Six weeks of intense heat and pressure used to grow a lab diamond still requires an immense amount of electricity, as well as other resources like water. Plus, considering how lab-grown diamonds require a sliver of natural diamond to grow, they’re not entirely separated from the mining process. 

That said, some companies utilize hydro and solar power methods, which does lessen their carbon footprint considerably. As such, those looking to support lab-grown diamonds should practice due diligence when researching producer practices and their traceability.

The Future of Luxury

The word “lab-grown” isn’t the most flattering descriptor for a diamond. To purists, they’re likely nothing more than contrived “trend” pieces or imitations that tarnish the value of their natural counterparts. 

An article by Forbes covered the release of a heated memo from diamond industry insider, Martin Rapaport. The report discussed his displeasure with the new business, stating that his company, The Rapaport Group, will not support lab-grown diamonds.

He described them as “a fraudulent product because of how they are sold.” He also stated that they’re “a threat to the fundamental message of diamonds.”

For the longest time, brands have barred the entry of lab-grown pieces in the world of luxury, fearing the losses they might experience with the new competition. Natural diamonds were the status quo that had to be upheld.

A 127.5-carat diamond necklace featuring 9,226 diamonds from Frank Ocean's company Homer. Drake bought the sparkling piece for $1.9 million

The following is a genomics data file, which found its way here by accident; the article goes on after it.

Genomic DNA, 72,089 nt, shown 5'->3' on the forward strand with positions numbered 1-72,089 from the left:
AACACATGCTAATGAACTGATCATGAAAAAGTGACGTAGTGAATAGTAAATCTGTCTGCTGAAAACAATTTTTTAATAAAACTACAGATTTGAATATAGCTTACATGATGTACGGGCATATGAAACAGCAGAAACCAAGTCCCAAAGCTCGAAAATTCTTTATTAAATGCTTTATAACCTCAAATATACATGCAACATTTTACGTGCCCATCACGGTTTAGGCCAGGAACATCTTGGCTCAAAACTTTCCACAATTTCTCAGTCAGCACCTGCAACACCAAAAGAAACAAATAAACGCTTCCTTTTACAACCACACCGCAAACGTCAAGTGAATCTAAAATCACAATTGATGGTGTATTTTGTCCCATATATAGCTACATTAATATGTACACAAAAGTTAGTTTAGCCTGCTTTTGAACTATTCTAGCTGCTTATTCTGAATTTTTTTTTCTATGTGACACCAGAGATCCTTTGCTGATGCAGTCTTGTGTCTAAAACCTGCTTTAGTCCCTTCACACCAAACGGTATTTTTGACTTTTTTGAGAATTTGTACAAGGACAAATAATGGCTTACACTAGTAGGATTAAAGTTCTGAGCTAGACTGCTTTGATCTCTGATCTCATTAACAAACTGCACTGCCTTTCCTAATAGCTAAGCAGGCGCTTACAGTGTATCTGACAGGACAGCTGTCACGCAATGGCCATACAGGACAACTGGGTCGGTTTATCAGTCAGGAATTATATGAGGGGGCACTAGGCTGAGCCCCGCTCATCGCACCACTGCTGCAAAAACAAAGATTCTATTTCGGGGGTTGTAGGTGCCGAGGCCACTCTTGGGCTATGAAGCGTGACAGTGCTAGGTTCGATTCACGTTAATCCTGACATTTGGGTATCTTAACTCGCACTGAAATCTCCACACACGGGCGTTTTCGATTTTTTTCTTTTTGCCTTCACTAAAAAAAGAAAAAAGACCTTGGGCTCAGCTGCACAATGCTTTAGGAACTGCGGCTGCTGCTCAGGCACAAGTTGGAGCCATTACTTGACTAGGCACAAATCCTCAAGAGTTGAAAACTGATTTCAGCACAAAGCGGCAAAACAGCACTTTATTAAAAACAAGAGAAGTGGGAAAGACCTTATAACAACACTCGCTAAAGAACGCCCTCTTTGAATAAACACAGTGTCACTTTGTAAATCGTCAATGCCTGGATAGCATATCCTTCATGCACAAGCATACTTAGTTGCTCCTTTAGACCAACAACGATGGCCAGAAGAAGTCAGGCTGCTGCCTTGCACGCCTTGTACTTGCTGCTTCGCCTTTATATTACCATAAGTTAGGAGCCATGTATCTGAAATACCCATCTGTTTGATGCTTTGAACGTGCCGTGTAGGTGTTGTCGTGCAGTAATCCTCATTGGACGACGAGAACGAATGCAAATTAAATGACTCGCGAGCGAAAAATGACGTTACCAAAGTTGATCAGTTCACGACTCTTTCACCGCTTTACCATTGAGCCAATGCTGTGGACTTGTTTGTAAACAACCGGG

A 127.5-carat diamond necklace featuring 9,226 diamonds from Frank Ocean’s company Homer. Drake bought the sparkling piece for $1.9 million/Photo via Instagram @homer

However, times are changing, and with a higher demand than ever before, big names are starting to reconsider the lab-grown diamond’s place in luxury fashion. 

With celebrities like Drake, Zoe Kravitz, Lady Gaga, Billy Porter, and Penelope Cruz sporting man-made gems on the red carpet, it was only a matter of time until conglomerate LVMH would decide to invest in lab-grown diamond production. 

A piece from Penelope Cruz's collaboration with Atelier Swarovski, which utilizes lab-grown diamonds
A piece from Penelope Cruz’s collaboration with Atelier Swarovski, which utilizes lab-grown diamonds/Photo from Harrods’ official website

The luxury megacorporation, helmed by billionaire Bernard Arnault, completed a $90 million investment in Israel-based lab-grown diamond producer, Lusix (which claims to be the industry’s first 100% solar-powered diamond producer). 

Perhaps the question is not whether lab-grown diamonds can replace natural ones, but instead, whether they make good alternatives to those looking for something different. LVMH’s investment could be the start of something new for the luxury industry—as to whether it was a good call, only time will tell. 

Banner photo by Tahlia Doyle via Unsplash.